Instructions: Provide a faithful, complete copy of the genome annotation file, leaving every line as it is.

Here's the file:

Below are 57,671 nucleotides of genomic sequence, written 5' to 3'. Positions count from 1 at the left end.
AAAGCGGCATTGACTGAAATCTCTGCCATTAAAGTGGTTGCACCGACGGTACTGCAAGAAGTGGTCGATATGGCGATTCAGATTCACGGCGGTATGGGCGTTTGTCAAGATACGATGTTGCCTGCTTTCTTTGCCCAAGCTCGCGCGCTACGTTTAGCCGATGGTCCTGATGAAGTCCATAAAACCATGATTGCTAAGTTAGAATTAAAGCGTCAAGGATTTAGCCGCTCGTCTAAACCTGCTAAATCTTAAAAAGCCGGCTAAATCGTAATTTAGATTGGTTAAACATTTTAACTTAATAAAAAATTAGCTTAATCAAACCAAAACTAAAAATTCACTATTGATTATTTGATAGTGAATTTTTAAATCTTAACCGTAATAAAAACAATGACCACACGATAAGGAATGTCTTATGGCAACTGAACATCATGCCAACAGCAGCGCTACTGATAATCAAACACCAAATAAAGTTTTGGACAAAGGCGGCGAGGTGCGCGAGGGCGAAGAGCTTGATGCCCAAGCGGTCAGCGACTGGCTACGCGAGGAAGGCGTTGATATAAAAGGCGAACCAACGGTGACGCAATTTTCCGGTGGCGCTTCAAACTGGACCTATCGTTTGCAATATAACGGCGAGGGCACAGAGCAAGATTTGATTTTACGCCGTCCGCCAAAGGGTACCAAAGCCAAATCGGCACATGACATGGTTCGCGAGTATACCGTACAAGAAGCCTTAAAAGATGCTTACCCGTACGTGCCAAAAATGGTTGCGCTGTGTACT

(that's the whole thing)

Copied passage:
Below are 57,671 nucleotides of genomic sequence, written 5' to 3'. Positions count from 1 at the left end.
AAAGCGGCATTGACTGAAATCTCTGCCATTAAAGTGGTTGCACCGACGGTACTGCAAGAAGTGGTCGATATGGCGATTCAGATTCACGGCGGTATGGGCGTTTGTCAAGATACGATGTTGCCTGCTTTCTTTGCCCAAGCTCGCGCGCTACGTTTAGCCGATGGTCCTGATGAAGTCCATAAAACCATGATTGCTAAGTTAGAATTAAAGCGTCAAGGATTTAGCCGCTCGTCTAAACCTGCTAAATCTTAAAAAGCCGGCTAAATCGTAATTTAGATTGGTTAAACATTTTAACTTAATAAAAAATTAGCTTAATCAAACCAAAACTAAAAATTCACTATTGATTATTTGATAGTGAATTTTTAAATCTTAACCGTAATAAAAACAATGACCACACGATAAGGAATGTCTTATGGCAACTGAACATCATGCCAACAGCAGCGCTACTGATAATCAAACACCAAATAAAGTTTTGGACAAAGGCGGCGAGGTGCGCGAGGGCGAAGAGCTTGATGCCCAAGCGGTCAGCGACTGGCTACGCGAGGAAGGCGTTGATATAAAAGGCGAACCAACGGTGACGCAATTTTCCGGTGGCGCTTCAAACTGGACCTATCGTTTGCAATATAACGGCGAGGGCACAGAGCAAGATTTGATTTTACGCCGTCCGCCAAAGGGTACCAAAGCCAAATCGGCACATGACATGGTTCGCGAGTATACCGTACAAGAAGCCTTAAAAGATGCTTACCCGTACGTGCCAAAAATGGTTGCGCTGTGTACT